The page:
"The fruit of God is on their life," said Tennille Lowe, a computer analyst in Phoenix City, Ala., who is in her 20s and watches the network every day. "If they weren't prospering, I'd say, 'Wait a minute. I don't see any evidence [of God's blessing] in their life.' "

The most visible evidence of the Crouches' success is Trinity Christian City International in Costa Mesa, a striking white wedding cake of a building surrounded by reflecting pools, sculptures and neoclassical colonnades.

Visitors to the complex, alongside the San Diego Freeway, can attend live studio broadcasts, buy TBN-branded clothing and stroll down a re-creation of Via Dolorosa, the street in Jerusalem where Jesus walked to his crucifixion. In a high-tech 50-seat theater, people watch biblical movies in seats that tremble during the quakes, storms and other disasters recounted in the Scriptures.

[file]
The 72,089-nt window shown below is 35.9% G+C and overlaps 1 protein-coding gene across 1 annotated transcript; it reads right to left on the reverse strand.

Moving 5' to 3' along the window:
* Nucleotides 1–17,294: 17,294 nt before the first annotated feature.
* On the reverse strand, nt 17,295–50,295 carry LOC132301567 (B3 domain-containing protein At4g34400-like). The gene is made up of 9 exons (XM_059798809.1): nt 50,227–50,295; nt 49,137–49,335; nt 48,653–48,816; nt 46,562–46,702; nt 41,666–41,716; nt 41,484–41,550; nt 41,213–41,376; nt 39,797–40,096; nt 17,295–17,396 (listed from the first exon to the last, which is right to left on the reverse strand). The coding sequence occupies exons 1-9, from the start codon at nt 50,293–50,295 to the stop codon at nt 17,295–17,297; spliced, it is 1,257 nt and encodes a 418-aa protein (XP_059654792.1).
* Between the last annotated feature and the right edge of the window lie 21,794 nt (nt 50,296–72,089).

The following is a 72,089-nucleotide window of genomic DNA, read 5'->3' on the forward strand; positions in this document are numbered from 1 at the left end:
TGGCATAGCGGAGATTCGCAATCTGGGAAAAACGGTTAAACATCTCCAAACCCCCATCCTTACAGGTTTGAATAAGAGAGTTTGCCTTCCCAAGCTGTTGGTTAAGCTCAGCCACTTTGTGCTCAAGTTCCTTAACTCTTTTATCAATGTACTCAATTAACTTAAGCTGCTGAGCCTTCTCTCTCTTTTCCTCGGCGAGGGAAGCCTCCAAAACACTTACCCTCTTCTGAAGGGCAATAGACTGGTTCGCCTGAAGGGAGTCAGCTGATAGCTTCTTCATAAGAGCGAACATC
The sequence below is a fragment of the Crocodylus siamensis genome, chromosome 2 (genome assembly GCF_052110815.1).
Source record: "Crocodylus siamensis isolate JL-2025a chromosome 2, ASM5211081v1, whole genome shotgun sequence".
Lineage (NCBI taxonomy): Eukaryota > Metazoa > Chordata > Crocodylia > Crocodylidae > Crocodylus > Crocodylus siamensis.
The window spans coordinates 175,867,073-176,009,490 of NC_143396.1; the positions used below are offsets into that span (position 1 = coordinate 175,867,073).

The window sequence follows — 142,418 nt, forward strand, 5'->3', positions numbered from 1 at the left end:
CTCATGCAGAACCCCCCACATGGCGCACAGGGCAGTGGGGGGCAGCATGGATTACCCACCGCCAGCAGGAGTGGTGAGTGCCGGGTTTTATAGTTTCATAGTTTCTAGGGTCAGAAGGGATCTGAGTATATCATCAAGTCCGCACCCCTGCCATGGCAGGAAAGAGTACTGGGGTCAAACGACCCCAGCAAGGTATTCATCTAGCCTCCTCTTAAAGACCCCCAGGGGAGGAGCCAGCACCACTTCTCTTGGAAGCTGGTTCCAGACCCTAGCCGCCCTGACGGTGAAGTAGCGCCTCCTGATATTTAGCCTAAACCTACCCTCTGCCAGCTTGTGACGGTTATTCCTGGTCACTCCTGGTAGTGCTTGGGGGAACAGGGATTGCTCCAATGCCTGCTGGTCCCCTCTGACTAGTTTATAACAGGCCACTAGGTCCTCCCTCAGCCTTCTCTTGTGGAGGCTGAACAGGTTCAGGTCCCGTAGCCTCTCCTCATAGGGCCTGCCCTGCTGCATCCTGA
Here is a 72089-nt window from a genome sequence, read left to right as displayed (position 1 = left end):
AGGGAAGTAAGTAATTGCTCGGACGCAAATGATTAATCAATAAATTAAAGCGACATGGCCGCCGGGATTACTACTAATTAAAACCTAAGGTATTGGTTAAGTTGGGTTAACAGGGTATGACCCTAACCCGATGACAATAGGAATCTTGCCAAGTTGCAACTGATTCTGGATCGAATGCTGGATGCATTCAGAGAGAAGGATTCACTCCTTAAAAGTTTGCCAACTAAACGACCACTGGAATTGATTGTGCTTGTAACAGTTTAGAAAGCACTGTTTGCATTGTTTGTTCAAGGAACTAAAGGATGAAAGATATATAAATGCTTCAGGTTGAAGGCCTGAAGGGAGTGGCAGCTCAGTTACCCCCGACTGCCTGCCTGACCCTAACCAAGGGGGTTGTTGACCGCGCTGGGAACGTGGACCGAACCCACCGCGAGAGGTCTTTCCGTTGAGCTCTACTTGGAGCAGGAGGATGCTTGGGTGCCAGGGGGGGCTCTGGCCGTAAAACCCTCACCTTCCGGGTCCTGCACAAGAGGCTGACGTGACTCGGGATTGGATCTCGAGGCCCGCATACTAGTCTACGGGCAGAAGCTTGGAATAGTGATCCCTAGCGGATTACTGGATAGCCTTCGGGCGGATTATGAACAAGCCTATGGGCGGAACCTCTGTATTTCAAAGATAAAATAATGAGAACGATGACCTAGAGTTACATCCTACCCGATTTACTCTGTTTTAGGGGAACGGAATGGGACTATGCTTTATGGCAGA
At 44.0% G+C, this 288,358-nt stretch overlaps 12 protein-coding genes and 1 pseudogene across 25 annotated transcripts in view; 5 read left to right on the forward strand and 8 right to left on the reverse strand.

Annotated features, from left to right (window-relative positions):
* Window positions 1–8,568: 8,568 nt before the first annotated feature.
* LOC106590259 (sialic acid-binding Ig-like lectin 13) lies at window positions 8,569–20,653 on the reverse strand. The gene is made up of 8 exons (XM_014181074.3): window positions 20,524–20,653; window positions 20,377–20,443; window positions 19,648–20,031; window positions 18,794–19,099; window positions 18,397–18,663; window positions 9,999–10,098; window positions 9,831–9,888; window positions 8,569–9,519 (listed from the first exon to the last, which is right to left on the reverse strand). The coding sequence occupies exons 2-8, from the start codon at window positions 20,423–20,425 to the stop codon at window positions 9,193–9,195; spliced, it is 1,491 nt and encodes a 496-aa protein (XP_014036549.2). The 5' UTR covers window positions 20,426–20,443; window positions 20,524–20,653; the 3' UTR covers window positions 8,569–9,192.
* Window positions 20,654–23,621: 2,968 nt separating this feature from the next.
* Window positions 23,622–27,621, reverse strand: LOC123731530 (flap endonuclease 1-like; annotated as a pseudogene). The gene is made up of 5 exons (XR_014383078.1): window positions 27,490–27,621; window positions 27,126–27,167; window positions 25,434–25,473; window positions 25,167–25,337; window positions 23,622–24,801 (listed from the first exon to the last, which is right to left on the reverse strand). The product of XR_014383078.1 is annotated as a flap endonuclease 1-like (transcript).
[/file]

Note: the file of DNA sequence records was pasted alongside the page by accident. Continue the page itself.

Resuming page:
The ministry owns a similar complex near Dallas and a Christian entertainment center outside Nashville.

But most TBN devotees will never visit those places. They connect with the network through its television programs, which provide a spiritual lifeline for millions. Many of these viewers worship in their living rooms. TBN preachers are their pastors.

"I don't go to church…. I turn the TV on and it's right there," said Sherry Peters, a bookkeeper in Mississippi. "Sometimes I will watch it for weeks on end, every day."

Olivia Foster, 52, of Westminster, sends the network $70 a month out of her $820 disability check.

"Without TBN, I wouldn't be here," said Foster, who lives alone and suffers from AIDS. "That's the Gospel truth. It gave me purpose that God could use me. I watch it 18 hours a day."